MS 1981Repository Information
Conditions Governing Access
The papers are open for research.
Ownership & Copyright
Copyright is retained by Henry A. Kissinger for works he has authored and provided during his lifetime to the Yale University Library. After the lifetime of Dr. Kissinger, all intellectual property rights, including without limitation all copyrights, in and to the works authored by Dr. Kissinger pass to Yale University, with the exception of all intellectual property rights, including without limitation all copyrights, motion picture and/or audio rights in and to his books, interviews and any films that will be retained by Dr. Kissinger’s heirs and assigns. Copyright status for collection materials other than those authored by Dr. Kissinger is unknown.
Except for the limited purposes allowed by the Yale University Library Guide to Using Special Collections, exploitation, including without limitation the reproduction, distribution, adaption, or display of Dr. Kissinger’s works protected by the U.S. Copyright Act (Title 17 U.S.C. §101 et seq.) beyond that allowed by fair use requires the written permission of the copyright owners. Works not in the public domain shall not be commercially exploited without permission of Dr. Kissinger, the copyright owner. Responsibility for any use rests exclusively with the user.
Writings, 1922–1969. Henry A. Kissinger Papers, Part II (MS 1981). Manuscripts and Archives, Yale University Library. http://hdl.handle.net/10079/digcoll/554316
Existence and Location of Originals
Originals of documents marked with an [LC] in the upper right-hand corner are at the Library of Congress.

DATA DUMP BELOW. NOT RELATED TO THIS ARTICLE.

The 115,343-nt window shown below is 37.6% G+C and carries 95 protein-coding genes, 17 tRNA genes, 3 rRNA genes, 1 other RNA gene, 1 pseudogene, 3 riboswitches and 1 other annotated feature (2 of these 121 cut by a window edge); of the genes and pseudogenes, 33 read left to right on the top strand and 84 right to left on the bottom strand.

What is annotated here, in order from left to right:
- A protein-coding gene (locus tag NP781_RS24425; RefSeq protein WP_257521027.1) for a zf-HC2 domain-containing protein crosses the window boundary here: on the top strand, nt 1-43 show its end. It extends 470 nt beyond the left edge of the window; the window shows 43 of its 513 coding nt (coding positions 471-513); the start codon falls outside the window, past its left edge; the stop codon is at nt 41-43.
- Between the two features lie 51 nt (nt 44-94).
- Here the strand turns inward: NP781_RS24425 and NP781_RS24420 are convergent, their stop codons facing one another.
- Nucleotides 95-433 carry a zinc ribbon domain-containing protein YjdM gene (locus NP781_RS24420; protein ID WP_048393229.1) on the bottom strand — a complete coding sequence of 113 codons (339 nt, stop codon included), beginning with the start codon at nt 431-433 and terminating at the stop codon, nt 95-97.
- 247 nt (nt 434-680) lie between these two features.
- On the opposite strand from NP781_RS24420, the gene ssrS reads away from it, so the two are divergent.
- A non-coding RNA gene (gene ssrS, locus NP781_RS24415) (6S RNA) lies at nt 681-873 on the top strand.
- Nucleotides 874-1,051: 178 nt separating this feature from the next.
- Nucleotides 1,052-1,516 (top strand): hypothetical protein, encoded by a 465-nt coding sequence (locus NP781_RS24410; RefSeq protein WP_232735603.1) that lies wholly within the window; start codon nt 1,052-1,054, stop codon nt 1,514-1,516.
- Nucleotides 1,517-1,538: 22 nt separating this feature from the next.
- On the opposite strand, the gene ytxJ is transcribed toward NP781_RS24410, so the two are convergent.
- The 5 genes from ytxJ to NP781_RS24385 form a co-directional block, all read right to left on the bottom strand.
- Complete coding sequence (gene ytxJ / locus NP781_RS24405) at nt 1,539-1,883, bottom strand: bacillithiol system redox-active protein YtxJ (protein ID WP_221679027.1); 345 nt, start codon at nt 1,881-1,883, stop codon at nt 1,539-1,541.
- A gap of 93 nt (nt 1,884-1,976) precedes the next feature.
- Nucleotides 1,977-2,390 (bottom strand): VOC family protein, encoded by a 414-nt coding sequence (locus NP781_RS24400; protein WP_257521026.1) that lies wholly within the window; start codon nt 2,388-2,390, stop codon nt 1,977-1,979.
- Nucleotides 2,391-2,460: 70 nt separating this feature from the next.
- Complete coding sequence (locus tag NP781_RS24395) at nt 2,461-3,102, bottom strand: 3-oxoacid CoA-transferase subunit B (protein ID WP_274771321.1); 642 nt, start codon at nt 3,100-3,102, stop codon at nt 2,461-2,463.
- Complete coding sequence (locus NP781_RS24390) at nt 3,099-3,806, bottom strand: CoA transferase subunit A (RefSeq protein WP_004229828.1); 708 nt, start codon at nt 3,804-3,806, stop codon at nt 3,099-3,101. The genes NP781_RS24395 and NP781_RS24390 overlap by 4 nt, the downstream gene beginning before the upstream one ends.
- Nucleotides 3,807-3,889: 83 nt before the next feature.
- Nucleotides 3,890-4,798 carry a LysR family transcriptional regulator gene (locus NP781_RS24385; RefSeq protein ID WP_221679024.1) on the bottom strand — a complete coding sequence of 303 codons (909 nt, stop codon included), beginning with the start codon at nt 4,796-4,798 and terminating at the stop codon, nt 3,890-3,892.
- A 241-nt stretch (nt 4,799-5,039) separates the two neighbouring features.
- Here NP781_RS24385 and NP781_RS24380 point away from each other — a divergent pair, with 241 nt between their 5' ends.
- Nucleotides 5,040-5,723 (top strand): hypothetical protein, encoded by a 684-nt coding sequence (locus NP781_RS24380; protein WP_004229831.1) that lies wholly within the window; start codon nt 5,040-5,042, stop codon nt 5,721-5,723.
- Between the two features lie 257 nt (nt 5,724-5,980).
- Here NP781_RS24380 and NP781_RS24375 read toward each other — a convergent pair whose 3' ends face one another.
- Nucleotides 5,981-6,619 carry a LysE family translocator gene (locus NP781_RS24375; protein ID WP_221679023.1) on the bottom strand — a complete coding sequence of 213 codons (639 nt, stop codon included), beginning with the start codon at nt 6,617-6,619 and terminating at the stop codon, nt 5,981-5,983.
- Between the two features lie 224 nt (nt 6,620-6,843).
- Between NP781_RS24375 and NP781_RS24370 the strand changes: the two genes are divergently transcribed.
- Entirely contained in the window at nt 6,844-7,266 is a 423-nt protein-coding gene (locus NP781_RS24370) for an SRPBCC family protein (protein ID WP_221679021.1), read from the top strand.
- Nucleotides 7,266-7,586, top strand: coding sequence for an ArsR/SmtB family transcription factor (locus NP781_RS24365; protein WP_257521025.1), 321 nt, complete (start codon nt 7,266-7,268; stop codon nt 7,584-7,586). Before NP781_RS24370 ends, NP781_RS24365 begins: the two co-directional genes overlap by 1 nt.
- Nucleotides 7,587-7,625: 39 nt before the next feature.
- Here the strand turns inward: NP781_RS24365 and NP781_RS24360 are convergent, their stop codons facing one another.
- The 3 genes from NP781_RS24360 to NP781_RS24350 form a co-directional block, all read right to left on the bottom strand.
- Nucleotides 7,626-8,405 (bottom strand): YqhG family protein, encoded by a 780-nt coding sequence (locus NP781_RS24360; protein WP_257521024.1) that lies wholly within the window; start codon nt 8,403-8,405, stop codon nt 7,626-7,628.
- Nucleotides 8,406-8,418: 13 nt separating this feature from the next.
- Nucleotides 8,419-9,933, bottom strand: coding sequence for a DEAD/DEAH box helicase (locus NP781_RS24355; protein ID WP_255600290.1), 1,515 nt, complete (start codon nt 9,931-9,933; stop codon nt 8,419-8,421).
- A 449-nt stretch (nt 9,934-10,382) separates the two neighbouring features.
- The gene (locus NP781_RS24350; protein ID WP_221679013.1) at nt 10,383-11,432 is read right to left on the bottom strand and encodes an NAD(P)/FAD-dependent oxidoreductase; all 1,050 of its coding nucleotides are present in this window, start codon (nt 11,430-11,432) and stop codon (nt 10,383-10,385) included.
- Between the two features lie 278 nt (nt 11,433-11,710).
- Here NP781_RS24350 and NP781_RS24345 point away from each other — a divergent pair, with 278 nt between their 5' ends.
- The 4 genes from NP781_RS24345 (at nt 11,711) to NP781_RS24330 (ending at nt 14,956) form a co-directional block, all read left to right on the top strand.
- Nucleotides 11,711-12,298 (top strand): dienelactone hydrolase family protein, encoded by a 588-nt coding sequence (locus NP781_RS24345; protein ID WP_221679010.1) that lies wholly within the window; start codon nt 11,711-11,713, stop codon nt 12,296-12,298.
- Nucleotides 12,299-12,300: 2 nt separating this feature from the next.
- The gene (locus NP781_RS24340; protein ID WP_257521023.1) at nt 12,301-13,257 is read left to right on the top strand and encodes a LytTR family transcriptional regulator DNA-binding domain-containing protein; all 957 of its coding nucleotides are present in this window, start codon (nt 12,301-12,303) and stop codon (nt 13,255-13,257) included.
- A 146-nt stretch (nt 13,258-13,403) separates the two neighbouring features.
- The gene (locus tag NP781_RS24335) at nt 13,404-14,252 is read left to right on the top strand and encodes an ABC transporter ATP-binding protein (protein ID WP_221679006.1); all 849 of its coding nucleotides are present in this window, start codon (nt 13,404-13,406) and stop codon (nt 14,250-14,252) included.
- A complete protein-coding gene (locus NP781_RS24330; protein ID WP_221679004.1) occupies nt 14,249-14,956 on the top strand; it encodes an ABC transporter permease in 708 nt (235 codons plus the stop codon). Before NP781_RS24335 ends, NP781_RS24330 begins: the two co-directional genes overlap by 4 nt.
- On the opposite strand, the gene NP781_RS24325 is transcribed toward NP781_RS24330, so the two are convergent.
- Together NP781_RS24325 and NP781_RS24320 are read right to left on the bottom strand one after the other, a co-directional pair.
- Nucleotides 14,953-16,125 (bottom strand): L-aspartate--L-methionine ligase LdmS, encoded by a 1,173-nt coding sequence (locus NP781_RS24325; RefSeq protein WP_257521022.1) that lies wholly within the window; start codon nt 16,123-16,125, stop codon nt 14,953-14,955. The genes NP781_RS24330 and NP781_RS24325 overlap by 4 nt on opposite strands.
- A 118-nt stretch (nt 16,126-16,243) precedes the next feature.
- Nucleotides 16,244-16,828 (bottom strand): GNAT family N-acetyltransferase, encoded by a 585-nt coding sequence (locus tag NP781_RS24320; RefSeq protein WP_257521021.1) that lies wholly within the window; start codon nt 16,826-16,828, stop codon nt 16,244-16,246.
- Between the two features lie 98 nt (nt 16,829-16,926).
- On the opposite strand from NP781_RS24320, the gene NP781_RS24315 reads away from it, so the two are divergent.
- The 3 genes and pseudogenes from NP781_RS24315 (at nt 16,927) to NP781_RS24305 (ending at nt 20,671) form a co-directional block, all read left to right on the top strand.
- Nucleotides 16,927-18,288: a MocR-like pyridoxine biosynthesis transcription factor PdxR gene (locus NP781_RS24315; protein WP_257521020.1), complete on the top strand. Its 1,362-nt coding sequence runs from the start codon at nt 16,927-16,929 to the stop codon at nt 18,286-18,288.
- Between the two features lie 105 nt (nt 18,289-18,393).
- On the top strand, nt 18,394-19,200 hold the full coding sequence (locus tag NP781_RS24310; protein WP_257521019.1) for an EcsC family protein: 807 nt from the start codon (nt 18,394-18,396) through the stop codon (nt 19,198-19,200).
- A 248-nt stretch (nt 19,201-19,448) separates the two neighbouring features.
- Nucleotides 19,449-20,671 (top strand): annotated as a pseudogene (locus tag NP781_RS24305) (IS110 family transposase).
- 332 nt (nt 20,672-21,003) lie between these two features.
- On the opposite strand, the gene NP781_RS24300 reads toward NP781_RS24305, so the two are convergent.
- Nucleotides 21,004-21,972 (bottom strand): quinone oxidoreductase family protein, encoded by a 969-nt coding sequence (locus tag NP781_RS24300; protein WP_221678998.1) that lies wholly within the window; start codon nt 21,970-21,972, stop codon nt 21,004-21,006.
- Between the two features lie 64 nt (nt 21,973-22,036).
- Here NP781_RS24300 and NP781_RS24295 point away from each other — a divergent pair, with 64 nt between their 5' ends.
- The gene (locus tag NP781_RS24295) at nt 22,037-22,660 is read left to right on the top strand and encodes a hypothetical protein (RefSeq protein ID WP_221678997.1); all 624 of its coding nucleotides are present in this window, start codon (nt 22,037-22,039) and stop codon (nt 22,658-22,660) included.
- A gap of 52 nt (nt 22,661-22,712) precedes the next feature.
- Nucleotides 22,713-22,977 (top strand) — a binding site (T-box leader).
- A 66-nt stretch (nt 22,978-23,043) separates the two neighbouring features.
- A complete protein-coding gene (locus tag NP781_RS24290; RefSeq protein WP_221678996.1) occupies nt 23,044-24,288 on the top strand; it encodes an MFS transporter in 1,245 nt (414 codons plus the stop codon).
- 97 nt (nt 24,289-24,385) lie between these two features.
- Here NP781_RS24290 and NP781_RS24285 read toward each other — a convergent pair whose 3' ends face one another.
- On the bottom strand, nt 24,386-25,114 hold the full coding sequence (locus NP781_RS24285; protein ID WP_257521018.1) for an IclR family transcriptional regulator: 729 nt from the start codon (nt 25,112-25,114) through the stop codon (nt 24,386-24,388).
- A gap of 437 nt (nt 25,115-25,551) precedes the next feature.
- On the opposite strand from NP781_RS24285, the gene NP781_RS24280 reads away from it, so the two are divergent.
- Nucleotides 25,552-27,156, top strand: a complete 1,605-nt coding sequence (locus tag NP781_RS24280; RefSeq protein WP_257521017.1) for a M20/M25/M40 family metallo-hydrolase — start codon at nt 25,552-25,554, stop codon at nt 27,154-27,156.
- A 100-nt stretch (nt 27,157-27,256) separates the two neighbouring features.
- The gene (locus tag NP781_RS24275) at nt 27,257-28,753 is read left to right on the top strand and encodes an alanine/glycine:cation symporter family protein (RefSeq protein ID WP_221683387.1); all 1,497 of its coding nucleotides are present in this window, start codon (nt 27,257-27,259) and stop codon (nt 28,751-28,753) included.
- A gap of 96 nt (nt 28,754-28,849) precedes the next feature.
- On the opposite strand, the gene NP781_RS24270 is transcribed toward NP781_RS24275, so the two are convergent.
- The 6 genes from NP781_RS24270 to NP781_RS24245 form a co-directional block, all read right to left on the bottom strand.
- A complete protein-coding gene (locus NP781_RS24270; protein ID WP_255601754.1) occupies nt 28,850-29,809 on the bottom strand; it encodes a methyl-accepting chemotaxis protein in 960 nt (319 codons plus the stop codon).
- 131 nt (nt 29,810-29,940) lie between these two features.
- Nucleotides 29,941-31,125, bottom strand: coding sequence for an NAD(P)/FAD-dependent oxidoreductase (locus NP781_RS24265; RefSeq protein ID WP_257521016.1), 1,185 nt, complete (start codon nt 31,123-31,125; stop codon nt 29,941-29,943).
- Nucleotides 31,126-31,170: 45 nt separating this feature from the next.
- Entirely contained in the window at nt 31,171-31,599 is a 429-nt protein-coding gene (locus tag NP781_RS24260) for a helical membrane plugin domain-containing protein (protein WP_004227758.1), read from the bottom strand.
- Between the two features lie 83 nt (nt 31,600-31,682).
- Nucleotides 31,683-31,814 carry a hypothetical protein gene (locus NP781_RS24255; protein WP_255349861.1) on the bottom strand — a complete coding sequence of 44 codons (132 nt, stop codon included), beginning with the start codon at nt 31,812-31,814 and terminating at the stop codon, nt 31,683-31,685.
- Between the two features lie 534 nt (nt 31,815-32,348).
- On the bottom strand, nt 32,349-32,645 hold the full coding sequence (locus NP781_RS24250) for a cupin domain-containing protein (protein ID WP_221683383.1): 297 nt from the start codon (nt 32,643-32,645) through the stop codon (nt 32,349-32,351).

Scope and Contents
Writings by Kissinger and others span the years from 1947 to 1969. Articles and papers that were written specifically to fulfill school requirements while Kissinger was an undergraduate or graduate at Harvard University can be found in the student files. Of note are two unpublished works: In Search of Germany and an untitled work on Otto von Bismarck. In Search of Germany focused on what was new about the Federal Republic of Germany and what represented continuity from former German states. Kissinger was the editor of the work, which was to include chapters written by a number of German intellectuals. The contributors met for a conference in 1965 that is documented through transcripts, meeting minutes and correspondence, in addition to drafts of chapters. The work on Bismarck is incomplete, but it is documented by three typescripts of over 170 pages each and a manuscript of about 200 pages.
The writing, publication and reception of Nuclear Weapons and Foreign Policy is well documented. Correspondence files for the book contain discussion of the book’s reception, as well as Kissinger’s responses to reviews. Additionally, there are many drafts of the book, including a manuscript draft and typescript chapter drafts extensively annotated by a number people, including Philip Quigg, George Franklin and Kissinger.
The article files include correspondence, drafts, reprints or original copies of the published work and notes. Notes that were not identified as belonging to a specific work are found in the notes and research materials files. The writings by others files contain articles, reports and pamphlets written by people other than Kissinger, many of which are unpublished. These files generally include the work mentioned in the title, occasionally with other materials like correspondence.